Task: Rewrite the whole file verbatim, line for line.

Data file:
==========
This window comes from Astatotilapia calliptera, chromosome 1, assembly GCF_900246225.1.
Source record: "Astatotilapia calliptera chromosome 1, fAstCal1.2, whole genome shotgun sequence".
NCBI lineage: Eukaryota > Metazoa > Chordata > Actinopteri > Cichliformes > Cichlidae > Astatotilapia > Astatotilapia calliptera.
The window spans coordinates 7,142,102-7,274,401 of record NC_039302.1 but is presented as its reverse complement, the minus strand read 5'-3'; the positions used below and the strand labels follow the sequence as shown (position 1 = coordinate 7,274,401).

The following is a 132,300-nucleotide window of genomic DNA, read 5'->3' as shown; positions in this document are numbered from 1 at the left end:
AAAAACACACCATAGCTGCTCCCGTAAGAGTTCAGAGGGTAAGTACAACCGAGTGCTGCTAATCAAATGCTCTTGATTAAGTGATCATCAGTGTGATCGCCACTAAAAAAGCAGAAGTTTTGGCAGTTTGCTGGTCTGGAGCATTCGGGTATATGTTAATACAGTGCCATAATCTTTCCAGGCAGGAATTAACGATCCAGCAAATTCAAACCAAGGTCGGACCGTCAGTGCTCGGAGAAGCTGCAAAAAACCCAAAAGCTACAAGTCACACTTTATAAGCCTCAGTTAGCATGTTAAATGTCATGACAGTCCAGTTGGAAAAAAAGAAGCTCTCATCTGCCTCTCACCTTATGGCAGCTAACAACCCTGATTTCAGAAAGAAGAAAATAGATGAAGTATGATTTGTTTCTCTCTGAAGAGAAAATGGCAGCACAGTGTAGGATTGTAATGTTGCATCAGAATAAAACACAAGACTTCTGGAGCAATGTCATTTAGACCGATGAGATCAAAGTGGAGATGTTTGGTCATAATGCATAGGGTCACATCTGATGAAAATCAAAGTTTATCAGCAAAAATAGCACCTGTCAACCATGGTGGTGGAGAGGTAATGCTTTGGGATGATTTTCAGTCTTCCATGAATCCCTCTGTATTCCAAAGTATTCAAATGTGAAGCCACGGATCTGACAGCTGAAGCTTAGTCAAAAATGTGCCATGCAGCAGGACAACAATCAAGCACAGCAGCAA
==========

This window comes from Astatotilapia calliptera, chromosome 1, assembly GCF_900246225.1.
Source record: "Astatotilapia calliptera chromosome 1, fAstCal1.2, whole genome shotgun sequence".
NCBI lineage: Eukaryota > Metazoa > Chordata > Actinopteri > Cichliformes > Cichlidae > Astatotilapia > Astatotilapia calliptera.
The window spans coordinates 7,142,102-7,274,401 of record NC_039302.1 but is presented as its reverse complement, the minus strand read 5'-3'; the positions used below and the strand labels follow the sequence as shown (position 1 = coordinate 7,274,401).

The following is a 132,300-nucleotide window of genomic DNA, read 5'->3' as shown; positions in this document are numbered from 1 at the left end:
AAAAACACACCATAGCTGCTCCCGTAAGAGTTCAGAGGGTAAGTACAACCGAGTGCTGCTAATCAAATGCTCTTGATTAAGTGATCATCAGTGTGATCGCCACTAAAAAAGCAGAAGTTTTGGCAGTTTGCTGGTCTGGAGCATTCGGGTATATGTTAATACAGTGCCATAATCTTTCCAGGCAGGAATTAACGATCCAGCAAATTCAAACCAAGGTCGGACCGTCAGTGCTCGGAGAAGCTGCAAAAAACCCAAAAGCTACAAGTCACACTTTATAAGCCTCAGTTAGCATGTTAAATGTCATGACAGTCCAGTTGGAAAAAAAGAAGCTCTCATCTGCCTCTCACCTTATGGCAGCTAACAACCCTGATTTCAGAAAGAAGAAAATAGATGAAGTATGATTTGTTTCTCTCTGAAGAGAAAATGGCAGCACAGTGTAGGATTGTAATGTTGCATCAGAATAAAACACAAGACTTCTGGAGCAATGTCATTTAGACCGATGAGATCAAAGTGGAGATGTTTGGTCATAATGCATAGGGTCACATCTGATGAAAATCAAAGTTTATCAGCAAAAATAGCACCTGTCAACCATGGTGGTGGAGAGGTAATGCTTTGGGATGATTTTCAGTCTTCCATGAATCCCTCTGTATTCCAAAGTATTCAAATGTGAAGCCACGGATCTGACAGCTGAAGCTTAGTCAAAAATGTGCCATGCAGCAGGACAACAATCAAGCACAGCAGCAA